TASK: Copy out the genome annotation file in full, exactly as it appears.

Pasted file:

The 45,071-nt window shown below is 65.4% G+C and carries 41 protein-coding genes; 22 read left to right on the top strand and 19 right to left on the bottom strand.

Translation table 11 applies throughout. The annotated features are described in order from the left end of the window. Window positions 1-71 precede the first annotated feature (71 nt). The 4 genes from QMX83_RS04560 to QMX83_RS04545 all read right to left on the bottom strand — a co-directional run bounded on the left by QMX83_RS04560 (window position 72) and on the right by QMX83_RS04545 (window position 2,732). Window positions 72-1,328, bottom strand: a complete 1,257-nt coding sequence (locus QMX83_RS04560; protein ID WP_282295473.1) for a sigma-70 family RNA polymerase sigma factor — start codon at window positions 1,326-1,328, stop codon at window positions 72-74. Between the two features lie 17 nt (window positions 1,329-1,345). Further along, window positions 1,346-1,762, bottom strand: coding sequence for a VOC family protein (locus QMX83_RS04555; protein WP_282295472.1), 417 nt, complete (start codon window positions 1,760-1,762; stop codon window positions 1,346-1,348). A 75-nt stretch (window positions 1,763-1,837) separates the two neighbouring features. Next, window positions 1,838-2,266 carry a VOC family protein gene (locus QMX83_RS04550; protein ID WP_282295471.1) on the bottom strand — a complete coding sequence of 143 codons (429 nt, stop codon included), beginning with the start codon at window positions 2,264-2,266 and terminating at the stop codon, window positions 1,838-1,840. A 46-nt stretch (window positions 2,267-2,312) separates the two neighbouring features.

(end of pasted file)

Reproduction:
The 45,071-nt window shown below is 65.4% G+C and carries 41 protein-coding genes; 22 read left to right on the top strand and 19 right to left on the bottom strand.

Translation table 11 applies throughout. The annotated features are described in order from the left end of the window. Window positions 1-71 precede the first annotated feature (71 nt). The 4 genes from QMX83_RS04560 to QMX83_RS04545 all read right to left on the bottom strand — a co-directional run bounded on the left by QMX83_RS04560 (window position 72) and on the right by QMX83_RS04545 (window position 2,732). Window positions 72-1,328, bottom strand: a complete 1,257-nt coding sequence (locus QMX83_RS04560; protein ID WP_282295473.1) for a sigma-70 family RNA polymerase sigma factor — start codon at window positions 1,326-1,328, stop codon at window positions 72-74. Between the two features lie 17 nt (window positions 1,329-1,345). Further along, window positions 1,346-1,762, bottom strand: coding sequence for a VOC family protein (locus QMX83_RS04555; protein WP_282295472.1), 417 nt, complete (start codon window positions 1,760-1,762; stop codon window positions 1,346-1,348). A 75-nt stretch (window positions 1,763-1,837) separates the two neighbouring features. Next, window positions 1,838-2,266 carry a VOC family protein gene (locus QMX83_RS04550; protein ID WP_282295471.1) on the bottom strand — a complete coding sequence of 143 codons (429 nt, stop codon included), beginning with the start codon at window positions 2,264-2,266 and terminating at the stop codon, window positions 1,838-1,840. A 46-nt stretch (window positions 2,267-2,312) separates the two neighbouring features.